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Java Time Measurement

Jakob Jenkov
Last update: 2014-06-23

Measuring time in Java is easiest to do with the System.currentTimeMillis() method.

What you do is that you get the time before and after the operation you want to measure, and calculate the time difference. Here is an example:

long startTime = System.currentTimeMillis();


long endTime   = System.currentTimeMillis();

long totalTime = endTime - startTime;

The variable totalTime will now contain the total time it took to execute the callOperationToTime() method.

Repeat the Operation

Because System.currentTimeMillis() does not return the time that accurately, it is a good idea to execute the operation to measure more than once. Perhaps 10, 100 or 1.000 times. Maybe even more. That way inaccuracy caused by large grained time values (values that does not change every millisecond) is leveled out.

Another good reason to repeat the operation to measure a lot of times is to allow the Java virtual machine to load the classes containing the code, JIT-compile it, and perhaps even optimize it.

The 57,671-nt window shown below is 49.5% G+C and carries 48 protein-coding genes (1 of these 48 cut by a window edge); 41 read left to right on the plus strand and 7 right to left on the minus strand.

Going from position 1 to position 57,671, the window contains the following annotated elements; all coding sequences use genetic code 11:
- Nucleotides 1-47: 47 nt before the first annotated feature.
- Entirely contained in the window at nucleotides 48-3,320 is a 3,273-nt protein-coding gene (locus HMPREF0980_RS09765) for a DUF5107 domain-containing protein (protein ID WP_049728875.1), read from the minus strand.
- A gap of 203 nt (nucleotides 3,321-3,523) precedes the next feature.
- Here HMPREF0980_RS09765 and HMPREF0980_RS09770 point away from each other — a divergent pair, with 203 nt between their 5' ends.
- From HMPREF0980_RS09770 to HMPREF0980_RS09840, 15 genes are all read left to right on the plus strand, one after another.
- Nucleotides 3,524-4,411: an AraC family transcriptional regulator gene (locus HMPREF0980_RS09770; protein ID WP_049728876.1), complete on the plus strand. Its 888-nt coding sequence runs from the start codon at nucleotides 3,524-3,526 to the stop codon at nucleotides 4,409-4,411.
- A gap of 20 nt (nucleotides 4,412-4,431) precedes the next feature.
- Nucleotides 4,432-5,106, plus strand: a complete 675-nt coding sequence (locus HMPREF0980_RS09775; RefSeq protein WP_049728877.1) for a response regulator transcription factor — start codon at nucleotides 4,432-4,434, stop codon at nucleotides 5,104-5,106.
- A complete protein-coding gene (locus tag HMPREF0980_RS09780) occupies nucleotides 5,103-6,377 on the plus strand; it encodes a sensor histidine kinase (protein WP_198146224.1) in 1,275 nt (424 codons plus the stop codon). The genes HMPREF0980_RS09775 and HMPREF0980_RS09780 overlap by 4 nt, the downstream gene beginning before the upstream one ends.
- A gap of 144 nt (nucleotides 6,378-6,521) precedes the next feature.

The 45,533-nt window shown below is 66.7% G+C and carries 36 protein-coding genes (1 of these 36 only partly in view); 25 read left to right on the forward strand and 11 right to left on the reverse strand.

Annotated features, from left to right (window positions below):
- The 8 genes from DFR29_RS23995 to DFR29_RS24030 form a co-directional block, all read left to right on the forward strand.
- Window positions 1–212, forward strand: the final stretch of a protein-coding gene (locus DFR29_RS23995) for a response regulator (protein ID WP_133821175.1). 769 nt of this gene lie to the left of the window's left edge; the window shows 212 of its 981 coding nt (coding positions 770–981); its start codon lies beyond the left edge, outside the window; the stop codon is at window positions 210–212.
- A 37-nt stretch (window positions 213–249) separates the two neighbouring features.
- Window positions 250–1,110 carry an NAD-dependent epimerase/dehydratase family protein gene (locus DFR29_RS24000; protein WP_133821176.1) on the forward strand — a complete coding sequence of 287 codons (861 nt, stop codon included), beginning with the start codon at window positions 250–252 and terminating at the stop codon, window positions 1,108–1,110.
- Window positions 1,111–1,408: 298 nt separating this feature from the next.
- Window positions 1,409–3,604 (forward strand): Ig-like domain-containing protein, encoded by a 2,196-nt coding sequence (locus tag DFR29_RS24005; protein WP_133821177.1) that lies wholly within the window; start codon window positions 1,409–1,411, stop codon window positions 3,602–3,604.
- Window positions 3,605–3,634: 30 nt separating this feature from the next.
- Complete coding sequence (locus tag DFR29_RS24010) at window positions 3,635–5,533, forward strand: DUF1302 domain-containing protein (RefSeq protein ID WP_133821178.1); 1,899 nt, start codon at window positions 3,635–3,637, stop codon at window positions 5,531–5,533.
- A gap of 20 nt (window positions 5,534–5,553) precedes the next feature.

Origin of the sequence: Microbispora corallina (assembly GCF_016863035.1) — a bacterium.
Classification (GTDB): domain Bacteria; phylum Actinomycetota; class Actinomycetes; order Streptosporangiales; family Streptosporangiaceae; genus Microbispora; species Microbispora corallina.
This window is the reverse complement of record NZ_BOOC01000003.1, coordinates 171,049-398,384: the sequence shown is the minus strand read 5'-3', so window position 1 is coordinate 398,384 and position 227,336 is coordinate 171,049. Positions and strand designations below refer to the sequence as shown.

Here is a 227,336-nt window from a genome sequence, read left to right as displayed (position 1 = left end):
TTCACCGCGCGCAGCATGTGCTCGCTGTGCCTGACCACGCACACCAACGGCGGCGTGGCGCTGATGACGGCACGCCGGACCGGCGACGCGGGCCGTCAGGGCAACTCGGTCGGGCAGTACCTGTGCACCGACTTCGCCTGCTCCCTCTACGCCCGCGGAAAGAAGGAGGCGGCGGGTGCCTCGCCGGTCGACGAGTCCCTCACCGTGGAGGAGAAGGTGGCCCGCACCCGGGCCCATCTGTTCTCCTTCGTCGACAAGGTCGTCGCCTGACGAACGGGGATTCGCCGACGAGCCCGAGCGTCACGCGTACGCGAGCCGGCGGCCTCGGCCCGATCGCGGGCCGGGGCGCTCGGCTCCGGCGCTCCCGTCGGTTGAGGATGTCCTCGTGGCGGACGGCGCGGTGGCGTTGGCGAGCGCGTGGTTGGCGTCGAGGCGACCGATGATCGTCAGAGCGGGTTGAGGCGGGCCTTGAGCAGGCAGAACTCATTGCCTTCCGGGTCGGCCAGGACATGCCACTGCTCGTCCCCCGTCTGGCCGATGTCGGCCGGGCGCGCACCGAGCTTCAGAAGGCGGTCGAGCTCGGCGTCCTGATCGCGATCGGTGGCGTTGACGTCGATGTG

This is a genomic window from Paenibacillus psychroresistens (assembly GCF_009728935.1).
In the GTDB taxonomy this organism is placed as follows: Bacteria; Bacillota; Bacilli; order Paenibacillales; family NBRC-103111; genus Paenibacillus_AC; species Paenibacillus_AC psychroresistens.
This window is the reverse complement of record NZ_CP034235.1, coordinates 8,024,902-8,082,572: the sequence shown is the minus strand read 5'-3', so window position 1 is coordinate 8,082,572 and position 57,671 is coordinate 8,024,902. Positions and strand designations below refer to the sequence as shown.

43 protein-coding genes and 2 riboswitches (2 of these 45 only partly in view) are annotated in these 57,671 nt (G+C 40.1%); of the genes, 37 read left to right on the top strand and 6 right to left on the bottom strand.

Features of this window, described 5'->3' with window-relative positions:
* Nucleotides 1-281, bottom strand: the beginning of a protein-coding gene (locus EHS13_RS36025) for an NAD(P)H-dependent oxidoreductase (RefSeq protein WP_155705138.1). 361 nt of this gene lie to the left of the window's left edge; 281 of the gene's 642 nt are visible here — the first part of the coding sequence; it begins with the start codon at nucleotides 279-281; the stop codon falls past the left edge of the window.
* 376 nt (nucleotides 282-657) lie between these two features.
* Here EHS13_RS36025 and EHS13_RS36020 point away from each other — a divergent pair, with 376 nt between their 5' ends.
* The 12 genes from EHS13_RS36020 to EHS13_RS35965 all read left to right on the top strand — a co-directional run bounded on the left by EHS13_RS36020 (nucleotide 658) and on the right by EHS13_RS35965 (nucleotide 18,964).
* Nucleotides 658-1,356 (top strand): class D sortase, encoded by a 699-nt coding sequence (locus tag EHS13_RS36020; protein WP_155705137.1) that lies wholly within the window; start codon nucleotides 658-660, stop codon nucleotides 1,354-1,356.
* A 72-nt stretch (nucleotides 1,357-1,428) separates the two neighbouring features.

A Timer class

The calculations listed earlier in this text are rather trivial yet tedious to do, and could be encapsulated in a Timer class. Here is a sketch:

public class Timer {

  private long startTime = 0;
  private long endTime   = 0;

  public void start(){
    this.startTime = System.currentTimeMillis();

  public void end() {
    this.endTime   = System.currentTimeMillis();  

  public long getStartTime() {
    return this.startTime;

  public long getEndTime() {
    return this.endTime;

  public long getTotalTime() {
    return this.endTime - this.startTime;

Here is an example of how to use it:

Timer timer = new Timer();




long totalTime = timer.getTotalTime();

Jakob Jenkov

Copyright  Jenkov Aps
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